Can you pass the Pub Test?

It’s a simple premise, you’re having a drink and you’re asked who you work for, and what they do. If you’re able to give a simple and enlightening answer, you’ve passed. 

Yet surprisingly few people are able to pass the Pub Test first time. Unless you’re a GP, a train driver or a teacher, the struggle to describe your business with real clarity is an indicator of a common comms issue: the fact that very few businesses actually take the time to articulate and sharea succinct definition of who they are.

Many fall into the trap of describing whatthey do; listing the products or services they provide like a menu. But this does little to really describe or differentiate the business in question.  

Our recent brand work with an eCommerce business uncovered the fact that they deliver remarkable projects for the UK’s best retailers. Yet, when challenged with the pub test, they described themselves in terms of the software platforms they implement. Worse still, some of the team told us they prefer a trusted conversation killer like ‘I work in IT’, to a potentially long-winded technical explanation. 

For many businesses, especially in the manufacturing or service sectors, this seemingly simple task is bogged down by a fixation on products and process. But when we flip the task to describing results, the fog begins to clear. Unsurprisingly Seth Godin nails it: ‘People don’t buy goods and services, they buy relations, stories and magic’.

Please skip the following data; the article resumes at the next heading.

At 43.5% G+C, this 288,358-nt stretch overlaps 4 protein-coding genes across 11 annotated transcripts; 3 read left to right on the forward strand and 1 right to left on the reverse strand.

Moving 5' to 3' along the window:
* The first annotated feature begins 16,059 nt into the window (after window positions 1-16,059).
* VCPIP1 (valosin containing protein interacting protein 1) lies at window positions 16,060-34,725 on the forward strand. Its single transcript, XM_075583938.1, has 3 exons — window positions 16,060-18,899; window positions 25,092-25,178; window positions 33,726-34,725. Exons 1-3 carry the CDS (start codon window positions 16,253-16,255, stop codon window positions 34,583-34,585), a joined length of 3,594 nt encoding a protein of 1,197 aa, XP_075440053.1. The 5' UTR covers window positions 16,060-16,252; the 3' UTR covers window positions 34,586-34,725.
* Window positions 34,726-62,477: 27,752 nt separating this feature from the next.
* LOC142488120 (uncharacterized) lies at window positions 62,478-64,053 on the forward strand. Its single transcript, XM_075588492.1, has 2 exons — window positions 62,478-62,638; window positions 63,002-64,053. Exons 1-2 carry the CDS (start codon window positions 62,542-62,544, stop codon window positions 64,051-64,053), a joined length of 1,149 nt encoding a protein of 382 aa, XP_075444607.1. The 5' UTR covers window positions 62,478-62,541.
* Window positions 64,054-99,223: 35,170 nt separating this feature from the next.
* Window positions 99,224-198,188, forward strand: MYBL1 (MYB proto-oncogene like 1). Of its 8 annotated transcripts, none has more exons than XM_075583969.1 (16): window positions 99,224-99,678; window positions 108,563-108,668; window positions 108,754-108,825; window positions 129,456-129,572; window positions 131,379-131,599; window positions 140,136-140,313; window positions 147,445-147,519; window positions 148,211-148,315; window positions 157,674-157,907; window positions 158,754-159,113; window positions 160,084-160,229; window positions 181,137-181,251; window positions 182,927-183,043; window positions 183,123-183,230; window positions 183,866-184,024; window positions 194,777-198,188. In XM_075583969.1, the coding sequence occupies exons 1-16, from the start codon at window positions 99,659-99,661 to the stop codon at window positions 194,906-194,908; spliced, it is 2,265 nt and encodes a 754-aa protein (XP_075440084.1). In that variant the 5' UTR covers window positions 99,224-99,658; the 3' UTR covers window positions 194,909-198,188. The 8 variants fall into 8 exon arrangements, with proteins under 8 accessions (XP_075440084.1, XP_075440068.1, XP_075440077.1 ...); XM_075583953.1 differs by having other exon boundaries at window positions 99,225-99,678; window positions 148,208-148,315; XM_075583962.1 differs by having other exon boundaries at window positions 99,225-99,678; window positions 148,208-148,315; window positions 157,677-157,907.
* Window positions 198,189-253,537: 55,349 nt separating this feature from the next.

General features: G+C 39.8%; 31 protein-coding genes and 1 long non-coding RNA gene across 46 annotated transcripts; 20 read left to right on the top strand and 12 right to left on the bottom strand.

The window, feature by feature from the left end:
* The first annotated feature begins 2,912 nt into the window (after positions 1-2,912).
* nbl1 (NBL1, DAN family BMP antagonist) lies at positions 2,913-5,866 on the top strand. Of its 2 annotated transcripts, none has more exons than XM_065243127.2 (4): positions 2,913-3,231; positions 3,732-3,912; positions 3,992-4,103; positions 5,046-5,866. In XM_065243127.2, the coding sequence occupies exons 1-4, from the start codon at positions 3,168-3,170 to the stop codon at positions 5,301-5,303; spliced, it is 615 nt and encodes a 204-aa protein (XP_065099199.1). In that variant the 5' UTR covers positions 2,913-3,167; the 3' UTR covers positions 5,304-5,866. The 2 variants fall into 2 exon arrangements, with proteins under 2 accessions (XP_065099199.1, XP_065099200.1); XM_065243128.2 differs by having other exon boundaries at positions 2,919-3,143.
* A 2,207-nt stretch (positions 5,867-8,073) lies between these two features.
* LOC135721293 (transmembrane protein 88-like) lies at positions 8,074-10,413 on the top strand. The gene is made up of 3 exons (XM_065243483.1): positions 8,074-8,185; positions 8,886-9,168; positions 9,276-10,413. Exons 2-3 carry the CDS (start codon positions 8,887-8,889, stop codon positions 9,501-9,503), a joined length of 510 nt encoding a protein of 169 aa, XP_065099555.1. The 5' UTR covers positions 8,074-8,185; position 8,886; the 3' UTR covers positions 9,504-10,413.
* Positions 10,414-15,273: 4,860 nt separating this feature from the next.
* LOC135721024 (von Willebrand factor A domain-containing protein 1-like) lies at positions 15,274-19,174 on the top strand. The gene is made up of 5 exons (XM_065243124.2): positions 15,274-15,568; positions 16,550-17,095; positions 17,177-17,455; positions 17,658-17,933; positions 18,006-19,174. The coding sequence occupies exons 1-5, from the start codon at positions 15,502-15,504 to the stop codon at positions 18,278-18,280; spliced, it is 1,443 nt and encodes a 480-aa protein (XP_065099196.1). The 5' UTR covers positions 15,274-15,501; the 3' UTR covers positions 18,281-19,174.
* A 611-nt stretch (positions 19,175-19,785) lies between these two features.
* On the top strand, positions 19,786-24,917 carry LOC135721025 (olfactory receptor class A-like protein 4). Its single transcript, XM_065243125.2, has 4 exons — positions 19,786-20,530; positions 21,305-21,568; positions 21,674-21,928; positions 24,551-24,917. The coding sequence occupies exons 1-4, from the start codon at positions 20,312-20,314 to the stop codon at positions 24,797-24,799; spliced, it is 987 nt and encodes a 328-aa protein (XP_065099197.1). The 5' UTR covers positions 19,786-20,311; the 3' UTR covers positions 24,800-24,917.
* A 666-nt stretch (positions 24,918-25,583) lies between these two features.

We once produced an exhibition featuring a breadth of Yorkshire businesses. One of the standout exhibitors was a manufacturer of springs. Their pub-chat could have easily been about how great they were at bending steel wire. But instead they brought along a Brompton folding bicycle to show their springs in action. The premium bike gave the humble spring a purpose. It told a simple story of an end user benefit.

Thinking in terms of the-difference-you-make begins to reframe the question of ‘what do you do?’. Loads of firms manufacture springs, but not many can say they make Brompton bikes easy to fold and unfold. It’s more compelling to hear about the effect a brand or product has had on its customers. It’s also a much nicer story to tell. Focus on positive outcomes, successful case studies and happy end users, and your elevator pitch becomes richer and infinitely more relatable.

Try it. It’s a good exercise. Worse-case scenario, you get to spend some time in the pub trying it out.

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